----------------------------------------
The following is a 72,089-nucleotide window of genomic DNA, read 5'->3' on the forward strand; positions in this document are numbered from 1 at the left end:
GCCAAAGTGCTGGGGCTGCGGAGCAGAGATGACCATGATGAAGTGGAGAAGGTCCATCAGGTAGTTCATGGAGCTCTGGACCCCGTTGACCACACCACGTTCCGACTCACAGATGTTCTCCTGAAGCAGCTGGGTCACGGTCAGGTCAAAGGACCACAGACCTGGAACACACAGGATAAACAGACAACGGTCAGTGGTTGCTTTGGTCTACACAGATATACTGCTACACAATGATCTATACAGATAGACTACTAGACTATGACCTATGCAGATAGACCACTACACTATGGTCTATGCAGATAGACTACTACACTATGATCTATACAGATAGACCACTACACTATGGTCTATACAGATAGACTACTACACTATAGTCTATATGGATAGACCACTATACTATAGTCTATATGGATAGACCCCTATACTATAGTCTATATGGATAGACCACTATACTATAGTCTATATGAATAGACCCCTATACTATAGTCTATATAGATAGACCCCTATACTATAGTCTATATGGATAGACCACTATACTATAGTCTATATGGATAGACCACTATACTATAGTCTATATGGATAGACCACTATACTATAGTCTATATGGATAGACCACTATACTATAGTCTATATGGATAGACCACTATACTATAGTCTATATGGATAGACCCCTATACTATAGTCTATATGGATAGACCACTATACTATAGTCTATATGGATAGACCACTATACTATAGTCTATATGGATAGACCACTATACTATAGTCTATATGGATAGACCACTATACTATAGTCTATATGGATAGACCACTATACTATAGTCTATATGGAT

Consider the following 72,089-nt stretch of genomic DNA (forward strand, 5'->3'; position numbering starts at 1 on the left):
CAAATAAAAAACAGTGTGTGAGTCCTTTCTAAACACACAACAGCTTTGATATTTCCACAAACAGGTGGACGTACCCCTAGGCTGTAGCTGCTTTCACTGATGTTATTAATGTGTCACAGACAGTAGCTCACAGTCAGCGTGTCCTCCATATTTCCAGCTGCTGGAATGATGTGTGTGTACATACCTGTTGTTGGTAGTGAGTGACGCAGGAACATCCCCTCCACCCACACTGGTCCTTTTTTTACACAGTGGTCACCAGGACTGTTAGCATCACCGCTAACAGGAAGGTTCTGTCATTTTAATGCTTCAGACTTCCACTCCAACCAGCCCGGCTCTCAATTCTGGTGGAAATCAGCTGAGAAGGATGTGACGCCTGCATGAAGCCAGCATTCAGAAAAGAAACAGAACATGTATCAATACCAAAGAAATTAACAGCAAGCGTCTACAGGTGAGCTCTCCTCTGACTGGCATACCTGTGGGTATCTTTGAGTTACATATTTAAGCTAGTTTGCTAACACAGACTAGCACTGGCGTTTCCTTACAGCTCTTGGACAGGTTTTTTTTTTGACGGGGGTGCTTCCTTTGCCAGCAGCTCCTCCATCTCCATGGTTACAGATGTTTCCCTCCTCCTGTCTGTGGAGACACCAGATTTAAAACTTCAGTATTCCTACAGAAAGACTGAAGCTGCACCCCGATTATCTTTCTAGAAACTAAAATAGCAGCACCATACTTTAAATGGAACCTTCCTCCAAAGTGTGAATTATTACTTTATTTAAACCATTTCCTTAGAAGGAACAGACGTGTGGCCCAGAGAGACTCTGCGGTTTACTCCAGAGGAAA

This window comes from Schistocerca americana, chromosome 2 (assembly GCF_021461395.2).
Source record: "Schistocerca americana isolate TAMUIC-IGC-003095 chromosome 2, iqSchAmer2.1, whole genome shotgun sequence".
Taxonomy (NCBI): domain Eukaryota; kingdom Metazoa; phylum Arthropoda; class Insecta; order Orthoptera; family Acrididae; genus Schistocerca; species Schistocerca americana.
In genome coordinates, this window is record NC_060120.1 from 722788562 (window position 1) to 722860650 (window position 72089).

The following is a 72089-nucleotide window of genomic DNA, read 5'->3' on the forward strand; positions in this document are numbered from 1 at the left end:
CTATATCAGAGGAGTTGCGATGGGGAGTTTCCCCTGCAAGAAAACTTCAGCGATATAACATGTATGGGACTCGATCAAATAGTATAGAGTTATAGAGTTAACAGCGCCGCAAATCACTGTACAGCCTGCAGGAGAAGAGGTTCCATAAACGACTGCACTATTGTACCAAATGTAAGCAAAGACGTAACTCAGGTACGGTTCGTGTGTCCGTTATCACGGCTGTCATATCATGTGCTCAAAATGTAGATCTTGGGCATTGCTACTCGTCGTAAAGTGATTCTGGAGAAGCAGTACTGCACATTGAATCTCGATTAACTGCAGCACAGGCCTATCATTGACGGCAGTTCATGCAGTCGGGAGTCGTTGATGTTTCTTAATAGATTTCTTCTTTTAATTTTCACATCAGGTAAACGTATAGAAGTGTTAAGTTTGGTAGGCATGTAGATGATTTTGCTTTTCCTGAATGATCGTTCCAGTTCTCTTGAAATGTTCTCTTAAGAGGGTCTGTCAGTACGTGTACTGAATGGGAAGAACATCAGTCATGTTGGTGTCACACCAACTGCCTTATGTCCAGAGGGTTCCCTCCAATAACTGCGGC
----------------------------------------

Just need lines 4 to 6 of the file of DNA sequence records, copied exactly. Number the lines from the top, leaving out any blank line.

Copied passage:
CAAATAAAAAACAGTGTGTGAGTCCTTTCTAAACACACAACAGCTTTGATATTTCCACAAACAGGTGGACGTACCCCTAGGCTGTAGCTGCTTTCACTGATGTTATTAATGTGTCACAGACAGTAGCTCACAGTCAGCGTGTCCTCCATATTTCCAGCTGCTGGAATGATGTGTGTGTACATACCTGTTGTTGGTAGTGAGTGACGCAGGAACATCCCCTCCACCCACACTGGTCCTTTTTTTACACAGTGGTCACCAGGACTGTTAGCATCACCGCTAACAGGAAGGTTCTGTCATTTTAATGCTTCAGACTTCCACTCCAACCAGCCCGGCTCTCAATTCTGGTGGAAATCAGCTGAGAAGGATGTGACGCCTGCATGAAGCCAGCATTCAGAAAAGAAACAGAACATGTATCAATACCAAAGAAATTAACAGCAAGCGTCTACAGGTGAGCTCTCCTCTGACTGGCATACCTGTGGGTATCTTTGAGTTACATATTTAAGCTAGTTTGCTAACACAGACTAGCACTGGCGTTTCCTTACAGCTCTTGGACAGGTTTTTTTTTTGACGGGGGTGCTTCCTTTGCCAGCAGCTCCTCCATCTCCATGGTTACAGATGTTTCCCTCCTCCTGTCTGTGGAGACACCAGATTTAAAACTTCAGTATTCCTACAGAAAGACTGAAGCTGCACCCCGATTATCTTTCTAGAAACTAAAATAGCAGCACCATACTTTAAATGGAACCTTCCTCCAAAGTGTGAATTATTACTTTATTTAAACCATTTCCTTAGAAGGAACAGACGTGTGGCCCAGAGAGACTCTGCGGTTTACTCCAGAGGAAA

This window comes from Schistocerca americana, chromosome 2 (assembly GCF_021461395.2).
Source record: "Schistocerca americana isolate TAMUIC-IGC-003095 chromosome 2, iqSchAmer2.1, whole genome shotgun sequence".